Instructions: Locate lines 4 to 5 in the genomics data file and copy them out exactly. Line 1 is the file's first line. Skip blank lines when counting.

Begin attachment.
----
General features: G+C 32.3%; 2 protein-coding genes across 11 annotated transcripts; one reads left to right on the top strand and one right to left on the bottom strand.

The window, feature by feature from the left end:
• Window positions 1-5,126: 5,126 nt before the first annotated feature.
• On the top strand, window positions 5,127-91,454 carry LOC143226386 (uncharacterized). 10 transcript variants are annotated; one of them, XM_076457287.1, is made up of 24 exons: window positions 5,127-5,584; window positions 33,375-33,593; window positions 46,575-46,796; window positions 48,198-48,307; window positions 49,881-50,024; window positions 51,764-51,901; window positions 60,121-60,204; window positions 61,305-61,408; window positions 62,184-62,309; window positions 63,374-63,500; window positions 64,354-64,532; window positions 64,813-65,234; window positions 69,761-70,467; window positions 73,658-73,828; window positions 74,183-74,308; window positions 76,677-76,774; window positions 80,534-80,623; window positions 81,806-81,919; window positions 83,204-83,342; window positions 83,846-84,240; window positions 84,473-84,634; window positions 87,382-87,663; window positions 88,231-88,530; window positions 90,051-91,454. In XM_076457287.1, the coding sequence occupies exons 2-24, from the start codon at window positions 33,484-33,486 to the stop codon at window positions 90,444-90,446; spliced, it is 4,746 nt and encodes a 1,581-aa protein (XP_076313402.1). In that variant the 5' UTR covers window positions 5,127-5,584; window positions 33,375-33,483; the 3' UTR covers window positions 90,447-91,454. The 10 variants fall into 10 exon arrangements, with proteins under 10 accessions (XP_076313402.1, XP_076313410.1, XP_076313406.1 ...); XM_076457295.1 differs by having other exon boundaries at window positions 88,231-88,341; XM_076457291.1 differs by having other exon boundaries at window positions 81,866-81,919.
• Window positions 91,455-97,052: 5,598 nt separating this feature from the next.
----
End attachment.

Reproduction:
• On the top strand, window positions 5,127-91,454 carry LOC143226386 (uncharacterized). 10 transcript variants are annotated; one of them, XM_076457287.1, is made up of 24 exons: window positions 5,127-5,584; window positions 33,375-33,593; window positions 46,575-46,796; window positions 48,198-48,307; window positions 49,881-50,024; window positions 51,764-51,901; window positions 60,121-60,204; window positions 61,305-61,408; window positions 62,184-62,309; window positions 63,374-63,500; window positions 64,354-64,532; window positions 64,813-65,234; window positions 69,761-70,467; window positions 73,658-73,828; window positions 74,183-74,308; window positions 76,677-76,774; window positions 80,534-80,623; window positions 81,806-81,919; window positions 83,204-83,342; window positions 83,846-84,240; window positions 84,473-84,634; window positions 87,382-87,663; window positions 88,231-88,530; window positions 90,051-91,454. In XM_076457287.1, the coding sequence occupies exons 2-24, from the start codon at window positions 33,484-33,486 to the stop codon at window positions 90,444-90,446; spliced, it is 4,746 nt and encodes a 1,581-aa protein (XP_076313402.1). In that variant the 5' UTR covers window positions 5,127-5,584; window positions 33,375-33,483; the 3' UTR covers window positions 90,447-91,454. The 10 variants fall into 10 exon arrangements, with proteins under 10 accessions (XP_076313402.1, XP_076313410.1, XP_076313406.1 ...); XM_076457295.1 differs by having other exon boundaries at window positions 88,231-88,341; XM_076457291.1 differs by having other exon boundaries at window positions 81,866-81,919.
• Window positions 91,455-97,052: 5,598 nt separating this feature from the next.